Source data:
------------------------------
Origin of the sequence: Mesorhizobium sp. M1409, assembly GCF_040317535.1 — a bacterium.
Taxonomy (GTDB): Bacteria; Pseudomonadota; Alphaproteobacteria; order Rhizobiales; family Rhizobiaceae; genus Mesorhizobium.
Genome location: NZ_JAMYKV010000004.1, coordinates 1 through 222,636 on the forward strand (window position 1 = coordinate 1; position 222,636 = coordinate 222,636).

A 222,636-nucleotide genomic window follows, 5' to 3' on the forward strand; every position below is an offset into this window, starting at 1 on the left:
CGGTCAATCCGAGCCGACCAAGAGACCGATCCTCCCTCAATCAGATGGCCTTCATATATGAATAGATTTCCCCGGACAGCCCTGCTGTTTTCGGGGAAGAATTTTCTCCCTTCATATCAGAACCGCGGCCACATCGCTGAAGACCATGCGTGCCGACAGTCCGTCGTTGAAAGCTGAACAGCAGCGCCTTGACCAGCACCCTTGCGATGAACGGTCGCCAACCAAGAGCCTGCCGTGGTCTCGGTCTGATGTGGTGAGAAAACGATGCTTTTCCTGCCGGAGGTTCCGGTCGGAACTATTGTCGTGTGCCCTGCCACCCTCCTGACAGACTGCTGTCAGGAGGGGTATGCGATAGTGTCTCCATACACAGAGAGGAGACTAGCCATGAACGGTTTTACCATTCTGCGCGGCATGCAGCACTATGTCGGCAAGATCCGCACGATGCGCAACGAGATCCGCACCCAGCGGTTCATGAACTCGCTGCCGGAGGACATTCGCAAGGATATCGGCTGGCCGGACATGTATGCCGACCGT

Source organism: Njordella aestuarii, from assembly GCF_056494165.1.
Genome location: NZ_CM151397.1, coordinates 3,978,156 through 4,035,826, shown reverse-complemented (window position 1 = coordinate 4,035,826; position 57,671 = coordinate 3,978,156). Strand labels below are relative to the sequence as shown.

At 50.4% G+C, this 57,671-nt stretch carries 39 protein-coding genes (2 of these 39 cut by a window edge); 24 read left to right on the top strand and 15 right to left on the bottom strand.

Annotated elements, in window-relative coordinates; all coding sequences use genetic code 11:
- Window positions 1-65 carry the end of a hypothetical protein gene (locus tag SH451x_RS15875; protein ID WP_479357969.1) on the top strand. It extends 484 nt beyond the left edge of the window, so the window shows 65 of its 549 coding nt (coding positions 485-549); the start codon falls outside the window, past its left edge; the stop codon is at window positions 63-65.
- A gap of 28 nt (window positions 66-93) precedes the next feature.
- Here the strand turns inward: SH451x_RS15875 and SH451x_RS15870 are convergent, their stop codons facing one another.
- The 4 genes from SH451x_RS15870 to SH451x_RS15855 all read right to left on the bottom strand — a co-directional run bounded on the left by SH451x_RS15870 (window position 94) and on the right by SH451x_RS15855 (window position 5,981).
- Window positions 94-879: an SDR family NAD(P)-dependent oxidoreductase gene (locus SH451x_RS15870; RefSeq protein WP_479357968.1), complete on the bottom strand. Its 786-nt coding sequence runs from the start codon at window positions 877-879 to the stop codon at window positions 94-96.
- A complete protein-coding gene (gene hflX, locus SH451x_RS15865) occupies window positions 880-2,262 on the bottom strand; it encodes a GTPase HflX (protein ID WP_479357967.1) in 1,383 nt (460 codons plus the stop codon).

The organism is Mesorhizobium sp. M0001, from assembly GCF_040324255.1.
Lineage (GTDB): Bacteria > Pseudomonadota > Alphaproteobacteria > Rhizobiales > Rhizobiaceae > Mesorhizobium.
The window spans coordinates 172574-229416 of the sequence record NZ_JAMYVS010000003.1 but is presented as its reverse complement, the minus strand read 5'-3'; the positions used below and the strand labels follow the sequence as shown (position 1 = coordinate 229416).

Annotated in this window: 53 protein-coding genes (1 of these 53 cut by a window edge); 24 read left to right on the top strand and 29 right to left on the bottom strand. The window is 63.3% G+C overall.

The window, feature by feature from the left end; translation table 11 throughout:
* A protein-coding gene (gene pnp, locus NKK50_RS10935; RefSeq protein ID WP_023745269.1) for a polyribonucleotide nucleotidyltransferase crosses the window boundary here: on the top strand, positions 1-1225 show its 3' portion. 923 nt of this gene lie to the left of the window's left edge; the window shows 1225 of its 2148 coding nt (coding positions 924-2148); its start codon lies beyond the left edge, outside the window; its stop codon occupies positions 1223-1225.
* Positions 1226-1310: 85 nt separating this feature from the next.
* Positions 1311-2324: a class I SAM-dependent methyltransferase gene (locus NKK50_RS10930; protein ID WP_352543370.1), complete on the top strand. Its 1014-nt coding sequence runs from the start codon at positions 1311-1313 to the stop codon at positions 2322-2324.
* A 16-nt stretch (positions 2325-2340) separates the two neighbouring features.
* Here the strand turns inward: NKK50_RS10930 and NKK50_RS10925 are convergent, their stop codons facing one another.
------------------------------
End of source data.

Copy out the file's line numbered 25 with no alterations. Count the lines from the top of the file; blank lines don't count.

* Here the strand turns inward: NKK50_RS10930 and NKK50_RS10925 are convergent, their stop codons facing one another.